Waymon Hudson

Justice Department Hires New LGBT Liaison

Filed By Waymon Hudson | August 19, 2009 1:00 PM | comments

Filed in: Marriage Equality, Politics, The Movement
Tags: Department of Justice, DOJ, DOMA brief, Matt Nosanchuk

The Justice Department's Civil Rights Division has hired Matt Nosanchuk, a former staffer for Sen. Bill Nelson (D-FL), imaget.jpgto serve as a a senior counselor and a representative to the LGBT community.

Nosanchuk, who is openly gay, has worked for the DOJ's Office of Policy Development and handled judiciary and civil rights issues. He also advised the Obama campaign on LGBT issues during the run for President.

The hiring of an LGBT outreach person for the DOJ comes on the heels of huge push-back from the community, ranging from complaints against inaction on LGBT issues and legislation to the Obama Department of Justice's brief defending the "Defense of Marriage Act."

Nosanchuk will have a full portfolio of cases and will also spend time reaching out the LGBT community.

Tobias Wolff, who served as chair of the national LGBT policy committee for the Obama campaign, announced Nosanchuk's appointment:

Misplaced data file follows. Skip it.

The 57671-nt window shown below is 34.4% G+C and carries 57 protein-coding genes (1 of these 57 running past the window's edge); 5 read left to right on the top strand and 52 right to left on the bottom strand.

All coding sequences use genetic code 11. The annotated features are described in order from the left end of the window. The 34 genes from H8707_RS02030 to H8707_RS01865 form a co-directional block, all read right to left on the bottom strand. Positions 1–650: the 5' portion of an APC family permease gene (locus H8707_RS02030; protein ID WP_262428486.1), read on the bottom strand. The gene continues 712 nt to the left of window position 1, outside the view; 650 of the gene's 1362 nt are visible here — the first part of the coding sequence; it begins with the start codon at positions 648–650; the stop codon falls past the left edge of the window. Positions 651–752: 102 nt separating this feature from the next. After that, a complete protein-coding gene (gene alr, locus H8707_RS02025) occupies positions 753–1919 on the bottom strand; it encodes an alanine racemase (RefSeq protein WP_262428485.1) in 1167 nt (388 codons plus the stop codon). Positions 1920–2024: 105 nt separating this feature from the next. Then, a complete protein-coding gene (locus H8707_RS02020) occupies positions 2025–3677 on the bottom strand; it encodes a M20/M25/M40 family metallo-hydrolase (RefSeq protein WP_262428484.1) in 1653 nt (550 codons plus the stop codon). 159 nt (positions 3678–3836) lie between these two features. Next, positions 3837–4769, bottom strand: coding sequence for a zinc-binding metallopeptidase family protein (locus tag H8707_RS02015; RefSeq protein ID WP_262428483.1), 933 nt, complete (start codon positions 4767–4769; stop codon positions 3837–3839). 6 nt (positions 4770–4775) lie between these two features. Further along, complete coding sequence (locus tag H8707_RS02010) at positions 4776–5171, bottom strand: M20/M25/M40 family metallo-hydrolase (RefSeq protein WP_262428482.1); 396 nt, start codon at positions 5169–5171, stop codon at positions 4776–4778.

I am pleased to pass along the news that Matt Nosanchuk has been hired as Senior Counselor to the Assistant Attorney General for Civil Rights in the Department of Justice. Matt served as one of the leaders of the LGBT policy group from the first days of the Obama campaign. He is a respected out gay attorney and public policy advocate whose previous positions include serving as counselor to Senator Bill Nelson of Florida and doing significant policy work on gun control. In addition to his other duties as Senior Counselor to the Assistant AG, Matt will be the front office point person on LGBT issues for the DOJ Civil Rights Division.

This isn't the first time such a position has been created. In the Clinton Justice Department, Helen Norton worked as a deputy assistant attorney general for civil rights.

I think this is a great move and will hopefully not only shape future Justice Department actions, but also make sure an LGBT voice is heard when our issues come up (something that obviously didn't happen with the original DOMA brief).

We'll be playing close attention to this position and how much influence it has on the DOJ.

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